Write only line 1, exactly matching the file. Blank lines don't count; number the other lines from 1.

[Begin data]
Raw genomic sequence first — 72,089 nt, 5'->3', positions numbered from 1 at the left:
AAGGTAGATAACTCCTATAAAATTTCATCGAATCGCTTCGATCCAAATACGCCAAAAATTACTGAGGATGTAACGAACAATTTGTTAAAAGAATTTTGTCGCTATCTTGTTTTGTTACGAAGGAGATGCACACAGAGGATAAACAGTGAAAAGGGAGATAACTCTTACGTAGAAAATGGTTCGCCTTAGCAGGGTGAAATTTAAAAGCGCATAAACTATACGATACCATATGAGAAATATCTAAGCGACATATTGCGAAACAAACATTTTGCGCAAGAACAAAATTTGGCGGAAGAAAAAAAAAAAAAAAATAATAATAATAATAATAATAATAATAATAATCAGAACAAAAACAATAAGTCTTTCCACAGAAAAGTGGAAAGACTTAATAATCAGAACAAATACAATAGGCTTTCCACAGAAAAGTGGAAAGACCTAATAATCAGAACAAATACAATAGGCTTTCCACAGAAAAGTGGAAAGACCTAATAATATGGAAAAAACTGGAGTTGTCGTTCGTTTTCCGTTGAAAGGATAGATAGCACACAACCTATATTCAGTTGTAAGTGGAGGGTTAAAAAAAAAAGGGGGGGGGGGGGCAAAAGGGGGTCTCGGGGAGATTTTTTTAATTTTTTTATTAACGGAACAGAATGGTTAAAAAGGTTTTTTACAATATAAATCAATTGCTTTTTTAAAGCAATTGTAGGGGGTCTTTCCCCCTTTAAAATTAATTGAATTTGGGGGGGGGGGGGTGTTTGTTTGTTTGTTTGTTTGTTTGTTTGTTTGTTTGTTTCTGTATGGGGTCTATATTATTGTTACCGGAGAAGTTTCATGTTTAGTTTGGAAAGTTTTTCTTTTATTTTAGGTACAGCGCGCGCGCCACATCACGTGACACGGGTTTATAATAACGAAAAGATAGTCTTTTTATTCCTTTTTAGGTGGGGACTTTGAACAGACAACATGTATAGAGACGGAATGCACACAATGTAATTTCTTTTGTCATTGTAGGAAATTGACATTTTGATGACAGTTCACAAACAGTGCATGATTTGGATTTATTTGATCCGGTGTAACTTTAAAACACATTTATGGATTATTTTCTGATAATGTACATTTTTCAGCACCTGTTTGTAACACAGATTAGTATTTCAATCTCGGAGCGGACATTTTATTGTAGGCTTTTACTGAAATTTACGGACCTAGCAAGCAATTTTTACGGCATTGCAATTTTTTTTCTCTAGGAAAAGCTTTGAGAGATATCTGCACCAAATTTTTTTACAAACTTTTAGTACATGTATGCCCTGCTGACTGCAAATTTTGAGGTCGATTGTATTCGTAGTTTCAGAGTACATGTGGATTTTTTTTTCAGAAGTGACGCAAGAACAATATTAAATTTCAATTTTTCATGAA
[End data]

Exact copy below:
Raw genomic sequence first — 72,089 nt, 5'->3', positions numbered from 1 at the left: